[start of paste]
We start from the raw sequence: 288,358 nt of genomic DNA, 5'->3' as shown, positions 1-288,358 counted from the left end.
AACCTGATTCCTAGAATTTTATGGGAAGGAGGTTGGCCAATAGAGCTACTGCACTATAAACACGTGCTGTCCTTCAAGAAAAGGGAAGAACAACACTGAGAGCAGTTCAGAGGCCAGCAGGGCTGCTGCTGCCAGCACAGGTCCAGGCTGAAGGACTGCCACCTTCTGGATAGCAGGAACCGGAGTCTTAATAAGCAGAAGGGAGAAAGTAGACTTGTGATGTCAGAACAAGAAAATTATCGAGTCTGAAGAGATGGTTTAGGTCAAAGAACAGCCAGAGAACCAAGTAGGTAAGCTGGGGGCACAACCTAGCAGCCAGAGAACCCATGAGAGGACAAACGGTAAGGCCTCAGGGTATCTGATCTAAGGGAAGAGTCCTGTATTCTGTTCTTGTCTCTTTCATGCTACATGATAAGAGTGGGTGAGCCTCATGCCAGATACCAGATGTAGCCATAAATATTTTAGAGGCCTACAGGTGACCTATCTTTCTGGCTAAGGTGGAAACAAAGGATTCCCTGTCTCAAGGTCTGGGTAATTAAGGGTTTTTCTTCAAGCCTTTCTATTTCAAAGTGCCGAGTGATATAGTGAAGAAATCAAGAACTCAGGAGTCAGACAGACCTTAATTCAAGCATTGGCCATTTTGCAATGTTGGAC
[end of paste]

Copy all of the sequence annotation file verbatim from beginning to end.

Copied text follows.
We start from the raw sequence: 288,358 nt of genomic DNA, 5'->3' as shown, positions 1-288,358 counted from the left end.
AACCTGATTCCTAGAATTTTATGGGAAGGAGGTTGGCCAATAGAGCTACTGCACTATAAACACGTGCTGTCCTTCAAGAAAAGGGAAGAACAACACTGAGAGCAGTTCAGAGGCCAGCAGGGCTGCTGCTGCCAGCACAGGTCCAGGCTGAAGGACTGCCACCTTCTGGATAGCAGGAACCGGAGTCTTAATAAGCAGAAGGGAGAAAGTAGACTTGTGATGTCAGAACAAGAAAATTATCGAGTCTGAAGAGATGGTTTAGGTCAAAGAACAGCCAGAGAACCAAGTAGGTAAGCTGGGGGCACAACCTAGCAGCCAGAGAACCCATGAGAGGACAAACGGTAAGGCCTCAGGGTATCTGATCTAAGGGAAGAGTCCTGTATTCTGTTCTTGTCTCTTTCATGCTACATGATAAGAGTGGGTGAGCCTCATGCCAGATACCAGATGTAGCCATAAATATTTTAGAGGCCTACAGGTGACCTATCTTTCTGGCTAAGGTGGAAACAAAGGATTCCCTGTCTCAAGGTCTGGGTAATTAAGGGTTTTTCTTCAAGCCTTTCTATTTCAAAGTGCCGAGTGATATAGTGAAGAAATCAAGAACTCAGGAGTCAGACAGACCTTAATTCAAGCATTGGCCATTTTGCAATGTTGGAC